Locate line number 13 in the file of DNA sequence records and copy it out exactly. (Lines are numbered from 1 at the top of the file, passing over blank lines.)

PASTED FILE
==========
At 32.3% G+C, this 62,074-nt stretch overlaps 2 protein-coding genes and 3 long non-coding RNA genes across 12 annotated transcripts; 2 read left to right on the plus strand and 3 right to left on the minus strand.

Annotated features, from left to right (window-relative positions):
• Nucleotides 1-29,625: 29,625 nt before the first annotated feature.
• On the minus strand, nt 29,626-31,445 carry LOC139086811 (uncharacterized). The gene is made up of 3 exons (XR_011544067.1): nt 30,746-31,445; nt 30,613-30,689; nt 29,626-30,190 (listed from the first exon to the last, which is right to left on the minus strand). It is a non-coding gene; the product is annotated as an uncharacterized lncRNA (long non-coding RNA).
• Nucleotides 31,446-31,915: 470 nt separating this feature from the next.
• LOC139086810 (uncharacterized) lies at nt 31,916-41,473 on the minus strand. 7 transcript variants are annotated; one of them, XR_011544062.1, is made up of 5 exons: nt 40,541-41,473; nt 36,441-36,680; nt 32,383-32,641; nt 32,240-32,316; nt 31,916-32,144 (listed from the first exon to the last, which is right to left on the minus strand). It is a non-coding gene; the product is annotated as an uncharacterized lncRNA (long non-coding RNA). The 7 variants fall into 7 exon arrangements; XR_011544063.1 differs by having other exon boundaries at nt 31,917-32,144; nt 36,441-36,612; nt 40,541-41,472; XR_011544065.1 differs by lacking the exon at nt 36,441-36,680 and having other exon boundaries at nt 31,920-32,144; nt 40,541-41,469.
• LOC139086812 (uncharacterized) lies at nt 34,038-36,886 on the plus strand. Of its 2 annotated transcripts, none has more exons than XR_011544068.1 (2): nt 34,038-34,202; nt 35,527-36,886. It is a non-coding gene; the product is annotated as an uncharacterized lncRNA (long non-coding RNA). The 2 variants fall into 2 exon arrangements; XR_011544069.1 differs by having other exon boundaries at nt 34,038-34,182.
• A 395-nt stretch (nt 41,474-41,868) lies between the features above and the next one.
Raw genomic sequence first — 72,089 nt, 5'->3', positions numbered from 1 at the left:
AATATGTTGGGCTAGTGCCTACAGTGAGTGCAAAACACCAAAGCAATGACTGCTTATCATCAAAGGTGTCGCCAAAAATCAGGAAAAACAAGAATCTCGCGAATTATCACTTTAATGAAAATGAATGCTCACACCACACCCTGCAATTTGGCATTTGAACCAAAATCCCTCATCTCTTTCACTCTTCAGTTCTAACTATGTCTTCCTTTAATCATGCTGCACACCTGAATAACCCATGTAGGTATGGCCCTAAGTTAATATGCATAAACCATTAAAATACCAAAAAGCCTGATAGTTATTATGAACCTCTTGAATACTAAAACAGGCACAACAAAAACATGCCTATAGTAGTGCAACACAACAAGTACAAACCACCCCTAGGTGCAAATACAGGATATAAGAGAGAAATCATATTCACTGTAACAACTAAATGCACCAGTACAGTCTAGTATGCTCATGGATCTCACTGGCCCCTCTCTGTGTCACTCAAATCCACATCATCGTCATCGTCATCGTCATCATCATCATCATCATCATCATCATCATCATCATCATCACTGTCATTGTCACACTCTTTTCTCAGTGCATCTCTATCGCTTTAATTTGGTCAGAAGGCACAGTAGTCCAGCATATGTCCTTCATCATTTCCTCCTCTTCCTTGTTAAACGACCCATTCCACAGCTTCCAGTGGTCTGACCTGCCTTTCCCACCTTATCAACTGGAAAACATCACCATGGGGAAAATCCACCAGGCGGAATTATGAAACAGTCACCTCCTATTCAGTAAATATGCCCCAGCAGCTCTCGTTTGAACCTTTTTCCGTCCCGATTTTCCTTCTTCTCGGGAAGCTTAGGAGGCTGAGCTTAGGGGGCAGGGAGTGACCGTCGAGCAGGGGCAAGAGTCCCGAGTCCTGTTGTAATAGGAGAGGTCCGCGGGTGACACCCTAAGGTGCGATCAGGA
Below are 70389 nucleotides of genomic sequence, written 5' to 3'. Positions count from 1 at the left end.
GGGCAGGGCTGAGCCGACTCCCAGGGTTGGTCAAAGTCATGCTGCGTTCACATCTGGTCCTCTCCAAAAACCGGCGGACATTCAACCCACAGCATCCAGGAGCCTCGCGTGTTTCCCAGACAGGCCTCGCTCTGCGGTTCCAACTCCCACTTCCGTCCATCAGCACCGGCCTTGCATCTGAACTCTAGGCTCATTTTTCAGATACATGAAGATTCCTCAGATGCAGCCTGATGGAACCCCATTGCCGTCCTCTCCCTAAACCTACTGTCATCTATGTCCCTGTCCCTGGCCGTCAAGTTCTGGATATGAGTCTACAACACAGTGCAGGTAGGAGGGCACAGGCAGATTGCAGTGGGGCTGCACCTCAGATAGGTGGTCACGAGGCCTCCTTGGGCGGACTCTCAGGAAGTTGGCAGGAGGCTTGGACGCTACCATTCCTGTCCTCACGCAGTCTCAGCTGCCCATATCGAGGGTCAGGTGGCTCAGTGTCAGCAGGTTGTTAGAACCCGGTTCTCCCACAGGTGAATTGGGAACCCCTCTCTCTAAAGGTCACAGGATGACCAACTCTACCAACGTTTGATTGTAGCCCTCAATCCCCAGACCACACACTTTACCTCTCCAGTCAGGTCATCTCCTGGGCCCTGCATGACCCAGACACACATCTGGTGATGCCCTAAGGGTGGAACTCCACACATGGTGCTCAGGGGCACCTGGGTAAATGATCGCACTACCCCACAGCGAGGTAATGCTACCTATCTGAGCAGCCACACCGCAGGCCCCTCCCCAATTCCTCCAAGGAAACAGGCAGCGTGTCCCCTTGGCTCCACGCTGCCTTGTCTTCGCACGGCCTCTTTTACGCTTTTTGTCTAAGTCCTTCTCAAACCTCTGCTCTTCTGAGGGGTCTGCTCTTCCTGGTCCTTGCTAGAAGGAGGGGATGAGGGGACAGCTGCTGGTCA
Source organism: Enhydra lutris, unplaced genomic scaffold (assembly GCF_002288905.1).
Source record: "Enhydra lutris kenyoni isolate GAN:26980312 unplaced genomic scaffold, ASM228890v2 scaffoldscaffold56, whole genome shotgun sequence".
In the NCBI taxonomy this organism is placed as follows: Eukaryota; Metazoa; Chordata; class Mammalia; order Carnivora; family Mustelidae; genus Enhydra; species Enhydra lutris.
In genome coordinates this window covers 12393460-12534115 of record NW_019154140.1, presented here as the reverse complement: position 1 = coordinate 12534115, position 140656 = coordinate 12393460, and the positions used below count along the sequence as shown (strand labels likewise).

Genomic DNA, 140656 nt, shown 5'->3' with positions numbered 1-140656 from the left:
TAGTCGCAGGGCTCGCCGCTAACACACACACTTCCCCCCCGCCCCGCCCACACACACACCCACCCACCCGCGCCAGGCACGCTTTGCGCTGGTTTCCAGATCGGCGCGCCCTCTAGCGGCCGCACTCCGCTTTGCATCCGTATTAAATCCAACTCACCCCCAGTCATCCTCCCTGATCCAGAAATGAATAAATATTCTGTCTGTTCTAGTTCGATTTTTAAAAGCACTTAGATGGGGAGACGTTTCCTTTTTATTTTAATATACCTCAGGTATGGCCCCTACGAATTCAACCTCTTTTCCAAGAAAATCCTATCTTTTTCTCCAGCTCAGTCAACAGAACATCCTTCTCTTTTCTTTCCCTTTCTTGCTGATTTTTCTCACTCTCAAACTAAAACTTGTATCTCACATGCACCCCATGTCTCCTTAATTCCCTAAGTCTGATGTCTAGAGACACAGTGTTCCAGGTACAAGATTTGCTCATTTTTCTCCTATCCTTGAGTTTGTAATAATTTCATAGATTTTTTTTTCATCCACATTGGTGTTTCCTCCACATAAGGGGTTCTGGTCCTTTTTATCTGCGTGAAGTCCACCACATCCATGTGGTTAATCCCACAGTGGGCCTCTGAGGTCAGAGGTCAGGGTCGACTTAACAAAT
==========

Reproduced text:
Source organism: Enhydra lutris, unplaced genomic scaffold (assembly GCF_002288905.1).